Don't be surprised if someday soon you hear an actor blame his latest box-office disaster on some secretive Greenwich hedge fund that shorted his movie.
Two companies are creating futures markets where investors will be able to bet on movies' U.S. box office performance. Stories in this morning's L.A. Times, FT and New York Times explain the details.
The markets will allow people in the movie business to hedge against the risk of big-budget flops. But they'll also let speculators who have no stake in the movies bet for or against their performance. And letting people bet against assets — a stock, a pool of mortgages, a country's sovereign debt — often doesn't sit well with the people who are being bet against.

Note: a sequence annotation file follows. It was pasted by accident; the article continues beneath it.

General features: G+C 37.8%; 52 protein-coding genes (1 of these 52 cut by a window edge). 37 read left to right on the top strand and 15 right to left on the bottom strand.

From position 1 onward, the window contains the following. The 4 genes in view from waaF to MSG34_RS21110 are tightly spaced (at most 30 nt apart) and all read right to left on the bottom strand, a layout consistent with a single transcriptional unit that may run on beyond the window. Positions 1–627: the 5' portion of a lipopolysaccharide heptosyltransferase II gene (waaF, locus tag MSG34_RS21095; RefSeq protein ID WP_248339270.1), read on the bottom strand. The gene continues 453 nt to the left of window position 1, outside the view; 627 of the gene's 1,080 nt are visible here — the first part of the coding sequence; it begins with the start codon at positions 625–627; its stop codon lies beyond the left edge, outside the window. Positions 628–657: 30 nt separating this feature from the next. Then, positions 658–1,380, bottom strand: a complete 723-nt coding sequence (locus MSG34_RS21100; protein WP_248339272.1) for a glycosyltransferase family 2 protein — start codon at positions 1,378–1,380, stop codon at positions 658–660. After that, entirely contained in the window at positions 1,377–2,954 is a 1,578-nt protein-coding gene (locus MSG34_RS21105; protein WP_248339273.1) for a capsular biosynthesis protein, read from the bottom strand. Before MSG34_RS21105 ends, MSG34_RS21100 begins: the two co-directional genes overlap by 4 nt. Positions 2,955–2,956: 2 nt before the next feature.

Credit-default swaps, for example, are a like an insurance policy that pays off when a borrower defaults. The price of CDS insuring against a default by Greece shot up this year, as the country's debt problems became clear. Greek Prime Minister George Papandreou isn't happy about that.
"We wouldn't want Greece to be bet against or people with quite a bit of power in the market to be wanting to see Greece's failure," he said yesterday, according to Bloomberg News.
Buzz may be big in the sovereign-debt world. But it's huge in Hollywood. The cries of a producer whose next picture is getting pounded by the futures markets could make Papandreou's complaint sound tame by comparison.